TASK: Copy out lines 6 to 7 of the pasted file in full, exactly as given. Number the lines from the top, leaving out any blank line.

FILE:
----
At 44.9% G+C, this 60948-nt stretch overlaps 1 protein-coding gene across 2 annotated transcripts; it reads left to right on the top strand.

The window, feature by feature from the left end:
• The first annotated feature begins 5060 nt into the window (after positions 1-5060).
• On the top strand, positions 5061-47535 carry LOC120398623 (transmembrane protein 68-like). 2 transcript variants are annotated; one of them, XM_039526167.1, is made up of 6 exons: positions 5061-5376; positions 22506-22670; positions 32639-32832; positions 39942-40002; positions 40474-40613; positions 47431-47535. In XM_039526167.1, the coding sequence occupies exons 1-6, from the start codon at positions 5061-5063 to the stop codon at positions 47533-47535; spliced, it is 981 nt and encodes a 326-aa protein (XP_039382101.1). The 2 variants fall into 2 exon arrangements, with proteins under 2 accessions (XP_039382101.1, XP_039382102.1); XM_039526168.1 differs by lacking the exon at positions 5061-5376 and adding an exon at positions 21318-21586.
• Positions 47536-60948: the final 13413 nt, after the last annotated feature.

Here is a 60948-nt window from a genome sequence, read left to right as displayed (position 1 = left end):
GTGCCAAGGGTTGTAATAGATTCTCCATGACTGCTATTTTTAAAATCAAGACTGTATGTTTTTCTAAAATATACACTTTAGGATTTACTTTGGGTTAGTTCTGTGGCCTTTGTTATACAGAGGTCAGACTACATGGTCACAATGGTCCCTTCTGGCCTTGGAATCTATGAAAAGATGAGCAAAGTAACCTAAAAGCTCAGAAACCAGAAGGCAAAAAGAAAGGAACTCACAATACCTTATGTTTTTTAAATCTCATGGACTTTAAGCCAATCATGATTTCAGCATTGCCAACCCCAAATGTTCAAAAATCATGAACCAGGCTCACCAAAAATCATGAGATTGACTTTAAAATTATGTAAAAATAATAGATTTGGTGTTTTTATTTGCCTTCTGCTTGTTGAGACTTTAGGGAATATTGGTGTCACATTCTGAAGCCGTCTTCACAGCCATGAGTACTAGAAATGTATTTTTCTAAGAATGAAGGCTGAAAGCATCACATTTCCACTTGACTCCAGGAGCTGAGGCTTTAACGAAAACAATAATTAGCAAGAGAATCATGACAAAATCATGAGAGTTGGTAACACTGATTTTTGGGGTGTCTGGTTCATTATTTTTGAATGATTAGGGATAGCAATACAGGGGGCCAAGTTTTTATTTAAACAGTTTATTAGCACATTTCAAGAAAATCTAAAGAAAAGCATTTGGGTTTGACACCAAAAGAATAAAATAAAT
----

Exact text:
Here is a 60948-nt window from a genome sequence, read left to right as displayed (position 1 = left end):
GTGCCAAGGGTTGTAATAGATTCTCCATGACTGCTATTTTTAAAATCAAGACTGTATGTTTTTCTAAAATATACACTTTAGGATTTACTTTGGGTTAGTTCTGTGGCCTTTGTTATACAGAGGTCAGACTACATGGTCACAATGGTCCCTTCTGGCCTTGGAATCTATGAAAAGATGAGCAAAGTAACCTAAAAGCTCAGAAACCAGAAGGCAAAAAGAAAGGAACTCACAATACCTTATGTTTTTTAAATCTCATGGACTTTAAGCCAATCATGATTTCAGCATTGCCAACCCCAAATGTTCAAAAATCATGAACCAGGCTCACCAAAAATCATGAGATTGACTTTAAAATTATGTAAAAATAATAGATTTGGTGTTTTTATTTGCCTTCTGCTTGTTGAGACTTTAGGGAATATTGGTGTCACATTCTGAAGCCGTCTTCACAGCCATGAGTACTAGAAATGTATTTTTCTAAGAATGAAGGCTGAAAGCATCACATTTCCACTTGACTCCAGGAGCTGAGGCTTTAACGAAAACAATAATTAGCAAGAGAATCATGACAAAATCATGAGAGTTGGTAACACTGATTTTTGGGGTGTCTGGTTCATTATTTTTGAATGATTAGGGATAGCAATACAGGGGGCCAAGTTTTTATTTAAACAGTTTATTAGCACATTTCAAGAAAATCTAAAGAAAAGCATTTGGGTTTGACACCAAAAGAATAAAATAAAT